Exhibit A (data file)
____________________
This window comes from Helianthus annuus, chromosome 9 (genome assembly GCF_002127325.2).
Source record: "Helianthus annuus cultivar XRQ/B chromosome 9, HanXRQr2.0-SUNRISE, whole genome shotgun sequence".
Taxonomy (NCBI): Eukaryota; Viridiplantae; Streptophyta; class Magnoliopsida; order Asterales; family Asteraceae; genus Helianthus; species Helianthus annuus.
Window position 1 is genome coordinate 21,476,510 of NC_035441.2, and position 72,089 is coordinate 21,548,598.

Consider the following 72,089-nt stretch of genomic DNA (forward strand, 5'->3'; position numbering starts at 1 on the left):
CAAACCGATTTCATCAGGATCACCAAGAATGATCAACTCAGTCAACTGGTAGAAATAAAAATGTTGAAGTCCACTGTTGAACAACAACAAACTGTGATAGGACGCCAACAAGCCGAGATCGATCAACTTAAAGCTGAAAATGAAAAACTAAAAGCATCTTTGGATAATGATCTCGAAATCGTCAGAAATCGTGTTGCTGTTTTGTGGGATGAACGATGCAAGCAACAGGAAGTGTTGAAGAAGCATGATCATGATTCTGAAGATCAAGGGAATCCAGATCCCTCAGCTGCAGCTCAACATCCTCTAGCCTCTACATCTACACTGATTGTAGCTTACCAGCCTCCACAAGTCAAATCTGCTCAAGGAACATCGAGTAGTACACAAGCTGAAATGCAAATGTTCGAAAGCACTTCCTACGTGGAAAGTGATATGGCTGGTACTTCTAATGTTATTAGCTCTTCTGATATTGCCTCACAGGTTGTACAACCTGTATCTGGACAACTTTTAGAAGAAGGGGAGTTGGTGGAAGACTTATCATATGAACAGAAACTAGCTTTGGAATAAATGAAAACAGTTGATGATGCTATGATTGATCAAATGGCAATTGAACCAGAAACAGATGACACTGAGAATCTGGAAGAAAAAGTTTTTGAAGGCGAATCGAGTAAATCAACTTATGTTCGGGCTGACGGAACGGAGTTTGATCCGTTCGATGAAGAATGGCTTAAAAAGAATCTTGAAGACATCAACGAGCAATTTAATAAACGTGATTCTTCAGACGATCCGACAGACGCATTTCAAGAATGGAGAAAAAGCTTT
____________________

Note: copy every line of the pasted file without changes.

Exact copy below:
This window comes from Helianthus annuus, chromosome 9 (genome assembly GCF_002127325.2).
Source record: "Helianthus annuus cultivar XRQ/B chromosome 9, HanXRQr2.0-SUNRISE, whole genome shotgun sequence".
Taxonomy (NCBI): Eukaryota; Viridiplantae; Streptophyta; class Magnoliopsida; order Asterales; family Asteraceae; genus Helianthus; species Helianthus annuus.
Window position 1 is genome coordinate 21,476,510 of NC_035441.2, and position 72,089 is coordinate 21,548,598.

Consider the following 72,089-nt stretch of genomic DNA (forward strand, 5'->3'; position numbering starts at 1 on the left):
CAAACCGATTTCATCAGGATCACCAAGAATGATCAACTCAGTCAACTGGTAGAAATAAAAATGTTGAAGTCCACTGTTGAACAACAACAAACTGTGATAGGACGCCAACAAGCCGAGATCGATCAACTTAAAGCTGAAAATGAAAAACTAAAAGCATCTTTGGATAATGATCTCGAAATCGTCAGAAATCGTGTTGCTGTTTTGTGGGATGAACGATGCAAGCAACAGGAAGTGTTGAAGAAGCATGATCATGATTCTGAAGATCAAGGGAATCCAGATCCCTCAGCTGCAGCTCAACATCCTCTAGCCTCTACATCTACACTGATTGTAGCTTACCAGCCTCCACAAGTCAAATCTGCTCAAGGAACATCGAGTAGTACACAAGCTGAAATGCAAATGTTCGAAAGCACTTCCTACGTGGAAAGTGATATGGCTGGTACTTCTAATGTTATTAGCTCTTCTGATATTGCCTCACAGGTTGTACAACCTGTATCTGGACAACTTTTAGAAGAAGGGGAGTTGGTGGAAGACTTATCATATGAACAGAAACTAGCTTTGGAATAAATGAAAACAGTTGATGATGCTATGATTGATCAAATGGCAATTGAACCAGAAACAGATGACACTGAGAATCTGGAAGAAAAAGTTTTTGAAGGCGAATCGAGTAAATCAACTTATGTTCGGGCTGACGGAACGGAGTTTGATCCGTTCGATGAAGAATGGCTTAAAAAGAATCTTGAAGACATCAACGAGCAATTTAATAAACGTGATTCTTCAGACGATCCGACAGACGCATTTCAAGAATGGAGAAAAAGCTTT